ExpoValley & Startups – Paris will foster the growth of Italian biotech companies
Biovelocità enters the scene through Sofinnova
Never was a time so propitious. Last week, Prime Minister Matteo Renzi aired the idea of an Italian Silicon Valley on the site of EXPO Milan, with the support of the Italian Institute of Technology in Genoa. And today Sofinnova, a French venture capital fund in which the CDP [the Cassa Depositi e Prestiti – Deposits and Loans Fund] in turn has a stake, will announce the launch of Biovelocità: the first biotechnology business accelerator in Italy.
The news is significant for two reasons. First: the French want to invest to build a true hub for innovative medical biotechnology businesses in Italy. And second: it fills a gap.
Until now, there was no linkage between the moment of an invention, when a scientist makes a discovery, and that of industrialisation, when the discovery is planned, funded and becomes part of a company. Now that linkage exists and is supported by two managers: Silvano Spinelli and the oncologist Gabriella Camboni. The two are the co-founders of Novuspharma, one of the first companies listed on the Nuovo Mercato in 2000, and EOS, which was sold to Clovis in 2012 for 470 million dollars.
Spinelli is chair of Biovelocità, and Camboni the chief executive officer. Graziano Seghezzi of Sofinnova will be making the investment. The mission is to keep the three key players – scientists, entrepreneurs and investors – together to foster the birth of “pioneering companies”: start-ups that until now were invisible to venture capital.
“We believe we’re some of the most active operators on the international biotech market”, says Seghezzi. “In the last 15 years we’ve invested 50 million in Italy, in five companies [ed’s note: including Novuspharma and EOS]. We take first-rate scientists and match them with successful managers and entrepreneurs”. Spinelli continues, “Truly significant companies can be created this way. It’s a dream come true for me. Italy has a strong record in scientific output, but until now this has rarely translated into business”.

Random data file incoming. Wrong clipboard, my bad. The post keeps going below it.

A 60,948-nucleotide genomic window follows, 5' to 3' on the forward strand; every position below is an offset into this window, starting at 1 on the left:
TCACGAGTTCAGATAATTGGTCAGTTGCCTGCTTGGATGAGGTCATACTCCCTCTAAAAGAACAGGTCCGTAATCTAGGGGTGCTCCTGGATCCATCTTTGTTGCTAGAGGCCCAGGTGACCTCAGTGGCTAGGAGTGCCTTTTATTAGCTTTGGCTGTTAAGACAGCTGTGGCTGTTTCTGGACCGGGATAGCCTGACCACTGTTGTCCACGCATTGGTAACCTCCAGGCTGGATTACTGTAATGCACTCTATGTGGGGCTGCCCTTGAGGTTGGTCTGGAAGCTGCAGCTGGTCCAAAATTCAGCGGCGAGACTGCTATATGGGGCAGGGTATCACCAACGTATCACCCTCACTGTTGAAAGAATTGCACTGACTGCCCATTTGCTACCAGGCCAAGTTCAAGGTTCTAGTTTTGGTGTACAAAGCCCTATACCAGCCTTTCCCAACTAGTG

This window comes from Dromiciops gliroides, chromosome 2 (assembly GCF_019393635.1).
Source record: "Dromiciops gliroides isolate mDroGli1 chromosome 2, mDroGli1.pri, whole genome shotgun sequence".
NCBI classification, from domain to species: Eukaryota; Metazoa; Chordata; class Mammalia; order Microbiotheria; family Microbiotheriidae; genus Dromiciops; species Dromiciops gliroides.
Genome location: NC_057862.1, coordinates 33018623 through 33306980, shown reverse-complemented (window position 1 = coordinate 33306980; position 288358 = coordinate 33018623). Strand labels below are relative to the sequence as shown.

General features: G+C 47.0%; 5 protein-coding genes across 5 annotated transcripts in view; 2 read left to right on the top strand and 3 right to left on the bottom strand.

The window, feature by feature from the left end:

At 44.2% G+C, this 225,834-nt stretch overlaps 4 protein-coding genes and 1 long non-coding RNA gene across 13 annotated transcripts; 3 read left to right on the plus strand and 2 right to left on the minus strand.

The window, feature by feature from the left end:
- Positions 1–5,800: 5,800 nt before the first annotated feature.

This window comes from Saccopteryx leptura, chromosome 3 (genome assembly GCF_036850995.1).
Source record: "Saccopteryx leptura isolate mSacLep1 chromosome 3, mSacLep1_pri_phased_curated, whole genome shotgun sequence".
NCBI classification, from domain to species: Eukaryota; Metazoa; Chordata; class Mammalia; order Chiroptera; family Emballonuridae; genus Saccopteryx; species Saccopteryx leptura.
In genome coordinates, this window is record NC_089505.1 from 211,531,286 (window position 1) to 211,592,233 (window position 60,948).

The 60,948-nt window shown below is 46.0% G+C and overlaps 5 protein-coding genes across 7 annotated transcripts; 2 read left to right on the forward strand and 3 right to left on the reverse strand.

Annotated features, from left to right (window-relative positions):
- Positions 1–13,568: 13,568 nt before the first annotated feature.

Biovelocità is based in Milan. In addition to Sofinnova, its shareholders include private investors brought in by Banor SIM. Its initial funding amounts to six million, to be delivered next year; and that amount could rise to 20 million in 18 months. Or even more, if other investors are found. Ten or so projects are under study, a couple of them at an advanced stage, with agreements for licensing options expected to be concluded in two–three months. One of these focuses on a genetic disease of the central nervous system which is expected to be of interest to the pharmaceutical industry.
Here’s how it works. Spinelli and Camboni take early-stage projects, test them, and construct a sort of business plan around them. Then they take the projects to the point where they can become independent companies that will be granted a license to develop the molecule. The scientific pool on which Biovelocità draws at present consists of three institutes, Firc Institute of Molecular Oncology (Italian initials IFOM), the European Institute of Oncology (Italian initials IEO) and the Monzino Cardiology Centre. Their patents are handled by TTFactor, with which Biovelocità has entered into its first agreement. The aim is to bring others in to close the start-up gap between Italy and other companies, a gap that was underscored recently by the Italian Private Equity and Venture Capital Association (AIFI) and Fondo italiano d’investimento (FII). “We know the IIT in Genoa very well, indeed we’re working with them”, says Seghezzi. A word to the wise…
Original article in Italian language, available here: Corriere Economia, November 16, 2015.
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